Zimbabwean Ron Thomson has been identified as a bloodthirsty wildlife hunter in a new report revealing how elephant populations have plunged by about two-thirds
Ron joined the Zimbabwean Department of National Parks and Wildlife management as its first cadet game ranger. For the following 24 years, he rose through the ranks to become the Provincial Game Warden-in-charge of Hwange National Park, one of Africa’s biggest and most prestigious game reserves. In his era, he has hunted more than 5000 elephants; 800 buffalo, 50 to 60 lions, 30 to 40 leopards, about 50 hippos and many more taking their lives using conventional hunting methods.
The father of two denied the allegations of being motivated by bloodlust to massively destroy wildlife and insisted that he killed to help populations survive.
“If key species were not reduced, their growing numbers would destroy their own habitats. I’ve done enough in my lifetime to satisfy any ‘bloodlust’ people may think I have. It wasn’t bloodlust it was my job,” Mr. Thomson said.
He noted that he is “10,000 times” unrepentant accusing western conservationists of spreading “fraudulent lies” to extract money from the public while understanding nothing about managing wildlife.
“I didn’t have any sentiment. I’m totally unrepentant, a hundred – ten thousand – times over for any of the hunting I’ve done because that’s not the problem. The problem is we’ve got a bunch of so-called experts from the West telling us what to do. I’m a trained university ecologist – I must surely know something about this. The African elephant is nowhere near extinct. People who say this are animal-right-ist NGOs who ask for money and tell lies to get it. When you have a healthy population you must ensure they don’t increase beyond the capacity of their habitat,” he slammed the report.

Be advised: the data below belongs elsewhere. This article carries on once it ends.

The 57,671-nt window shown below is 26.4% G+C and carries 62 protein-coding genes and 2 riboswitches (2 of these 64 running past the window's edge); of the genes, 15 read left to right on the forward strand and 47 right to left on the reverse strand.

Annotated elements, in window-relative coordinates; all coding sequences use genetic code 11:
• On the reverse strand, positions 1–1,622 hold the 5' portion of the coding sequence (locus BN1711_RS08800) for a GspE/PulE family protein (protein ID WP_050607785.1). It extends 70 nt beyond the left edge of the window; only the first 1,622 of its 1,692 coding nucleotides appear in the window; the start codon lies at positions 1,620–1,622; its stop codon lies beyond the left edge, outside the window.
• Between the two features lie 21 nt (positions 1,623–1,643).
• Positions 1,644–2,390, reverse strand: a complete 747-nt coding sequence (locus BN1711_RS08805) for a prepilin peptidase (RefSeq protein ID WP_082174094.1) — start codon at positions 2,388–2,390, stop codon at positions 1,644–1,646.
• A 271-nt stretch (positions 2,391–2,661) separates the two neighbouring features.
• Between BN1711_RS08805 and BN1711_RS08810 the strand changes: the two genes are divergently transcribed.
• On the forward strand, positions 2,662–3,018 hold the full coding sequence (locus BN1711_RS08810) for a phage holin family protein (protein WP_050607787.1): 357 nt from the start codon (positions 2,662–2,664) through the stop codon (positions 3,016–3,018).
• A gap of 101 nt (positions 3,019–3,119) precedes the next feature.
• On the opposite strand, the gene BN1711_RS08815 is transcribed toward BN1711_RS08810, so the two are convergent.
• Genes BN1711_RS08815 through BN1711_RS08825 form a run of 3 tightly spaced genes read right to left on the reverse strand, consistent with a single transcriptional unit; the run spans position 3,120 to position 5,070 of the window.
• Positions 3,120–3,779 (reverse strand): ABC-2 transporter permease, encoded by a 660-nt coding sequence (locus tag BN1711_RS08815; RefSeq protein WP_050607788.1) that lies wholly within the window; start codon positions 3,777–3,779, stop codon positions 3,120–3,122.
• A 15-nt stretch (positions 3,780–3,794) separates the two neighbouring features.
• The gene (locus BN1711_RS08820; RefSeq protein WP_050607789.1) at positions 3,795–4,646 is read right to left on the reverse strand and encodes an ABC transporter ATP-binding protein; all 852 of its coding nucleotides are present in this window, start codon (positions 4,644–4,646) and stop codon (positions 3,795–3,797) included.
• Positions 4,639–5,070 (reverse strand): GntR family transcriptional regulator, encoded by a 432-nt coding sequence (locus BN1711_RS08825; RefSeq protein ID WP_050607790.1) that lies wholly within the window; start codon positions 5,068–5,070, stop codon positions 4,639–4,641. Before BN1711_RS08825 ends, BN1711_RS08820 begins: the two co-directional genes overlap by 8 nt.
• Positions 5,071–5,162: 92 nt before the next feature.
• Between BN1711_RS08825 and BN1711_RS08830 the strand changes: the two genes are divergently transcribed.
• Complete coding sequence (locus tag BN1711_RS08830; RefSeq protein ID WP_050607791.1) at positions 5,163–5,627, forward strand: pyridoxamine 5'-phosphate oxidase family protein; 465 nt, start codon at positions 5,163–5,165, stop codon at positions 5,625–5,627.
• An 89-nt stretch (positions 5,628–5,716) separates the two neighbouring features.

Trophy hunting has been a cruel and abhorrent hangover from colonial times. The recent surge in elephant hunting shows the industry is out of control, with the lions being most targeted. An investigation by the Campaign to Ban Trophy Hunting found over 1.7 million trophies were legally traded, including 200,000 from threatened species.